Although I have spent my entire career in the trucking industry, I have a passion for aviation as well. In 2008 I earned my private pilot’s certificate only a few weeks before graduating from a driver-training academy with my commercial driver’s license.There are so many similarities between aviation and trucking. Both industries have a need for operators (pilots or drivers), mechanics, dispatchers and both groups are anticipating a severe shortage of personnel due to an aging demographic and regulatory changes.
According to Boeing, more than 25,000 new pilots are needed annually to fill current and future needs. The American Trucking Industry predicts a need of about 30,000 annually to fill truck seats. Additionally, aviation’s female pilot population is about six percent, which is similar to the trucking industry’s percentage of female professional drivers. For years the trucking industry has pointed to the 21-year-old age requirement for interstate transport as a reason to dismiss high school students as possible future employees. The minimum age requirement for a pilot is also 21, or 23 to transport passengers, but the flight hour requirement often makes this difficult.
The aviation industry isn’t waiting around to recruit these students any longer. I found some amazing examples of industry and public school partnerships that could, and SHOULD be adopted by the trucking industry. If not, we’ll fall even further behind aviation. In Memphis, the home of FedEx, there are more than a few ways students can learn about aviation or pursue a private pilot’s license. You can see the positive effect the corporation has on the local economy, in addition to their large employee of base of over 30,000 area residents.
The Aviation Career Education (ACE) Academy in Memphis has hosted a summer academy camp for students ages 14-18. The camp isn’t just focusing on flying; they expose students to jobs as mechanics, flight crews, and even administration. The youths were encouraged to sit in the cockpit of a Boeing 777 and experienced flight through simulators. Although these students weren’t looking for jobs that day, their interest was piqued by learning about the opportunities the company had for all aviation related positions. What struck me about the students’ experience was the emphasis on the importance of the industry and how it related to each of them individually. One pilot compared her role as First Officer in FedEx Express World Hub as similar to being Santa Clause. She explained how they deliver packages around the world. She talked about delivering pandas, show horses, and expensive cars and described her job as “an adventure.” Students are able to tour an operations center, an air traffic control tower, or a maintenance hanger, and speak with flight schedulers, maintenance controllers, and, of course, pilots.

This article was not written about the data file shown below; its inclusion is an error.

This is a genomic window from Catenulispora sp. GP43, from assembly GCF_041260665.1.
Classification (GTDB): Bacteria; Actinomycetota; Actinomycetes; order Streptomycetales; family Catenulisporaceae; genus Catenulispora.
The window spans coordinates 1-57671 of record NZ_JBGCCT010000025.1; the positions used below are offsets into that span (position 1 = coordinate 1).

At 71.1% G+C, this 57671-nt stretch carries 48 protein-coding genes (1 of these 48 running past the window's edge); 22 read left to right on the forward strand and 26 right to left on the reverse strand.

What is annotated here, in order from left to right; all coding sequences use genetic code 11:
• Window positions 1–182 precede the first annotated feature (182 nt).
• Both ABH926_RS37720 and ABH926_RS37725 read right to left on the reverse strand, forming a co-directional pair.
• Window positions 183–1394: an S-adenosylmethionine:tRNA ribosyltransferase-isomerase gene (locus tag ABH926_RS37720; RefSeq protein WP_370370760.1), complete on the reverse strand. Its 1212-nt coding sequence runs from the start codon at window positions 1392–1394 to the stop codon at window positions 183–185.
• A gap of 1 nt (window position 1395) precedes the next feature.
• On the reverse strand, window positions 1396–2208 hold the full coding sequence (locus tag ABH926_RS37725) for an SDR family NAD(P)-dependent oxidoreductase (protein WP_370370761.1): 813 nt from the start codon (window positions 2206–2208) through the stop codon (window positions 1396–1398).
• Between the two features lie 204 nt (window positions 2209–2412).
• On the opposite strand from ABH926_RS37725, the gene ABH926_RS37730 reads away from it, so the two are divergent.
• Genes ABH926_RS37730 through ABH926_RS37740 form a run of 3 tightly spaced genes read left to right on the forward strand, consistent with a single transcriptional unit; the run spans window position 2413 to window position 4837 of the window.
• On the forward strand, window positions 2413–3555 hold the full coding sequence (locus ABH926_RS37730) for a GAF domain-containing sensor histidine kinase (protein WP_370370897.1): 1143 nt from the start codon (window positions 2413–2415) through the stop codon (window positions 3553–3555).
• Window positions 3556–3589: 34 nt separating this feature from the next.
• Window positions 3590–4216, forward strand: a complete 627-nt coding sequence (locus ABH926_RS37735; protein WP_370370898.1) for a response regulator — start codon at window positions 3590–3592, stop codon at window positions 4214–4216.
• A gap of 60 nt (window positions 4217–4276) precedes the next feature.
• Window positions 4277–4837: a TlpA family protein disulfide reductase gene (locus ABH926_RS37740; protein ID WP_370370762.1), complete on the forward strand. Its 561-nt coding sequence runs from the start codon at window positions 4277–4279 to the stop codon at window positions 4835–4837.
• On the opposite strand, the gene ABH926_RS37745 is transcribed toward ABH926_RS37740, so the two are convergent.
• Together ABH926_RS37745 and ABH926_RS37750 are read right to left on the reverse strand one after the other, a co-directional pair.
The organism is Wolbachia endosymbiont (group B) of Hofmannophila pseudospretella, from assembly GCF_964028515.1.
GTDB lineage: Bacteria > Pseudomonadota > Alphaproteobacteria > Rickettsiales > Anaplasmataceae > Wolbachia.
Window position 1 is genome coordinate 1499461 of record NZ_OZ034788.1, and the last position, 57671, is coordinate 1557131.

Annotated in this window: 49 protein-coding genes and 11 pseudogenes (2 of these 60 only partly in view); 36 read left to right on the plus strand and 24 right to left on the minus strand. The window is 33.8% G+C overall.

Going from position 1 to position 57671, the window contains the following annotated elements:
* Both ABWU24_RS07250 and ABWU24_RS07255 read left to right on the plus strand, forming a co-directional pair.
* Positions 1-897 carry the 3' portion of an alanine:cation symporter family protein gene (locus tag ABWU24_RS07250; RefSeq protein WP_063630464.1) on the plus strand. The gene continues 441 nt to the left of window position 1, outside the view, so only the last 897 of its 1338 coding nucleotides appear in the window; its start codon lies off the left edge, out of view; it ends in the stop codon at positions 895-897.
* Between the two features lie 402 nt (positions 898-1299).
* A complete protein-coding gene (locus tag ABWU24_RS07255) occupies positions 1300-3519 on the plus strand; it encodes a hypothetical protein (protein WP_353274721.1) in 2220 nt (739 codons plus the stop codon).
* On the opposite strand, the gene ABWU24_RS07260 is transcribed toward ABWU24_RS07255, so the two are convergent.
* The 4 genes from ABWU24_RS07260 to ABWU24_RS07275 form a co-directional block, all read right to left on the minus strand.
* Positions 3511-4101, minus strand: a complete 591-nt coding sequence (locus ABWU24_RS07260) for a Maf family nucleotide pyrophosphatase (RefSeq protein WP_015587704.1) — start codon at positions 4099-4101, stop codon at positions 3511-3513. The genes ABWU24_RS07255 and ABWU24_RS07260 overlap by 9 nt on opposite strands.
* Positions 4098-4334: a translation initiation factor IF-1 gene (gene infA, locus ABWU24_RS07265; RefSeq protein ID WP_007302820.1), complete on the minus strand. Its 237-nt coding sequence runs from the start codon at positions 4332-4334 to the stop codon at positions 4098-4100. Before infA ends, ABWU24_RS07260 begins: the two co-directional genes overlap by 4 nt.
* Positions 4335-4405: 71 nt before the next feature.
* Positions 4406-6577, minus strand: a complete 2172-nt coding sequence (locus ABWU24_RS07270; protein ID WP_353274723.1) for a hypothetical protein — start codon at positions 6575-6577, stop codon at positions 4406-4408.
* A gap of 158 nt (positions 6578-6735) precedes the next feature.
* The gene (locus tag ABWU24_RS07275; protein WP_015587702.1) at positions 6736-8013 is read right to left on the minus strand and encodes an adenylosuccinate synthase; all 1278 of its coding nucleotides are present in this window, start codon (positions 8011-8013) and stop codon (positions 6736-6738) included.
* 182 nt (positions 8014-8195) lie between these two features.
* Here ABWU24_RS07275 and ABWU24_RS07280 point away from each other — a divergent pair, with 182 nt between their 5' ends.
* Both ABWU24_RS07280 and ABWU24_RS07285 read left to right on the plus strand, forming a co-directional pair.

The Wooddale High School in Memphis has an optional aviation program. Approximately 90 percent of the students are enrolled in the
aviation curriculum. Wooddale is the only public high school in Tennessee to offer an aviation program, which allows students to earn a private pilot certificate at no cost (to the student). Classes include the Theory of Flight, Introduction to Aerospace, and more. They can get hands-on training in a Cessna 172 owned by a FedEx pilot who donates the use of his airplane to the students. Flight instructors take the students in pairs for three hour trips on weekends in order to log the required number of flight hours needed to obtain a private pilot’s certificate. The program was started in 1993 with a $1 million grant from NASA.
Across the country in southern California, high school students are also learning about the aviation industry. DaVinci High School youths are learning how to fly before they earn their driver’s license. They first use simulators to plan a route, calculate magnetic headings, and estimate time and distance for the trip. Math, science, and geography are being taught in a practical way that relates to the aviation industry, while exposing these students to potential careers as pilots, mechanics, and other airline positions. The Airline Owners and Pilots Association (AOPA) is working on ways to introduce aviation related curriculum at the high school level and is in the process of defining its goals and outcomes for the initiative.
Maybe it’s time for the trucking industry to bring simulators into high schools and middle schools. Maybe it’s time for the trucking industry to invite youngsters into terminals, truck stops, and weigh stations to learn about careers in transportation. Maybe it’s time for the trucking industry to recognize the importance in reaching out to the next generation and giving them a positive view of an important and massive industry.
About the Author
Ellen Voie CAE, President/CEO
Women In Trucking, Inc.
P O Box 400 Plover, WI 54467-0400
888-464-9482 920-312-1350 Direct
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